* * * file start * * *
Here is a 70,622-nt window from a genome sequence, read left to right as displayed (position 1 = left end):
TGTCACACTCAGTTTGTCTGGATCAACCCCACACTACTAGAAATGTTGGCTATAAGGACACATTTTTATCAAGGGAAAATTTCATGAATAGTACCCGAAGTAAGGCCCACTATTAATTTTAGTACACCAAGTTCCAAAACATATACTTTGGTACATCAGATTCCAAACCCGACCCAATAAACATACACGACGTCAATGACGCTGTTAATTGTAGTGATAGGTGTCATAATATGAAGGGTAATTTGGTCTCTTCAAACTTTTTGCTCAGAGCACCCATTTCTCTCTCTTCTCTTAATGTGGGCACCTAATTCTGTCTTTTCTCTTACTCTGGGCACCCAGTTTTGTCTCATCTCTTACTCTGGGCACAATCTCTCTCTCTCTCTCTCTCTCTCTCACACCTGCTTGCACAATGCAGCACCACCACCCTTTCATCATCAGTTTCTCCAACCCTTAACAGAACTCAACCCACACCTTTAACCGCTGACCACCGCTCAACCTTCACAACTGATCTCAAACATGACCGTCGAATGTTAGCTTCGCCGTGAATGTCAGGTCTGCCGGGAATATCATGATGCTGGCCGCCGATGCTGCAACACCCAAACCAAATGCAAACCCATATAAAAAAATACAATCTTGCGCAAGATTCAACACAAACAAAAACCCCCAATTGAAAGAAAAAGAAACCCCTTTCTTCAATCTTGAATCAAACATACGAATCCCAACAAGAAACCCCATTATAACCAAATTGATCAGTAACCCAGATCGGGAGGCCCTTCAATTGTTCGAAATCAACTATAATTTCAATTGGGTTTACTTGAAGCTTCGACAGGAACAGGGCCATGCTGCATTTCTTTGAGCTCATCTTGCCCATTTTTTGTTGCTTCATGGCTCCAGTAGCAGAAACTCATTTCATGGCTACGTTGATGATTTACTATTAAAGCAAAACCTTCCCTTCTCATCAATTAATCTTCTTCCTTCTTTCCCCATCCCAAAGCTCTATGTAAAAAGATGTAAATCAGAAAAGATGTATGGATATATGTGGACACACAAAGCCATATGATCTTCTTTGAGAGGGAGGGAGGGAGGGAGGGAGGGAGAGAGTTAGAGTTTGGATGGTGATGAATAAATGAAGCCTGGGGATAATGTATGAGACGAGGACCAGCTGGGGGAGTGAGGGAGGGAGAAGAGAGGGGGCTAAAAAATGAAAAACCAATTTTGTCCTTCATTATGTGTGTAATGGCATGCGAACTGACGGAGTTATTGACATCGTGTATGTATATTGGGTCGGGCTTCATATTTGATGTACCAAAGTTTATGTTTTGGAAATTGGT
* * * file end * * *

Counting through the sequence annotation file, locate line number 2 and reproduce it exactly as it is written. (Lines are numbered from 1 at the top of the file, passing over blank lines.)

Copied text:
TGTCACACTCAGTTTGTCTGGATCAACCCCACACTACTAGAAATGTTGGCTATAAGGACACATTTTTATCAAGGGAAAATTTCATGAATAGTACCCGAAGTAAGGCCCACTATTAATTTTAGTACACCAAGTTCCAAAACATATACTTTGGTACATCAGATTCCAAACCCGACCCAATAAACATACACGACGTCAATGACGCTGTTAATTGTAGTGATAGGTGTCATAATATGAAGGGTAATTTGGTCTCTTCAAACTTTTTGCTCAGAGCACCCATTTCTCTCTCTTCTCTTAATGTGGGCACCTAATTCTGTCTTTTCTCTTACTCTGGGCACCCAGTTTTGTCTCATCTCTTACTCTGGGCACAATCTCTCTCTCTCTCTCTCTCTCTCTCACACCTGCTTGCACAATGCAGCACCACCACCCTTTCATCATCAGTTTCTCCAACCCTTAACAGAACTCAACCCACACCTTTAACCGCTGACCACCGCTCAACCTTCACAACTGATCTCAAACATGACCGTCGAATGTTAGCTTCGCCGTGAATGTCAGGTCTGCCGGGAATATCATGATGCTGGCCGCCGATGCTGCAACACCCAAACCAAATGCAAACCCATATAAAAAAATACAATCTTGCGCAAGATTCAACACAAACAAAAACCCCCAATTGAAAGAAAAAGAAACCCCTTTCTTCAATCTTGAATCAAACATACGAATCCCAACAAGAAACCCCATTATAACCAAATTGATCAGTAACCCAGATCGGGAGGCCCTTCAATTGTTCGAAATCAACTATAATTTCAATTGGGTTTACTTGAAGCTTCGACAGGAACAGGGCCATGCTGCATTTCTTTGAGCTCATCTTGCCCATTTTTTGTTGCTTCATGGCTCCAGTAGCAGAAACTCATTTCATGGCTACGTTGATGATTTACTATTAAAGCAAAACCTTCCCTTCTCATCAATTAATCTTCTTCCTTCTTTCCCCATCCCAAAGCTCTATGTAAAAAGATGTAAATCAGAAAAGATGTATGGATATATGTGGACACACAAAGCCATATGATCTTCTTTGAGAGGGAGGGAGGGAGGGAGGGAGGGAGAGAGTTAGAGTTTGGATGGTGATGAATAAATGAAGCCTGGGGATAATGTATGAGACGAGGACCAGCTGGGGGAGTGAGGGAGGGAGAAGAGAGGGGGCTAAAAAATGAAAAACCAATTTTGTCCTTCATTATGTGTGTAATGGCATGCGAACTGACGGAGTTATTGACATCGTGTATGTATATTGGGTCGGGCTTCATATTTGATGTACCAAAGTTTATGTTTTGGAAATTGGT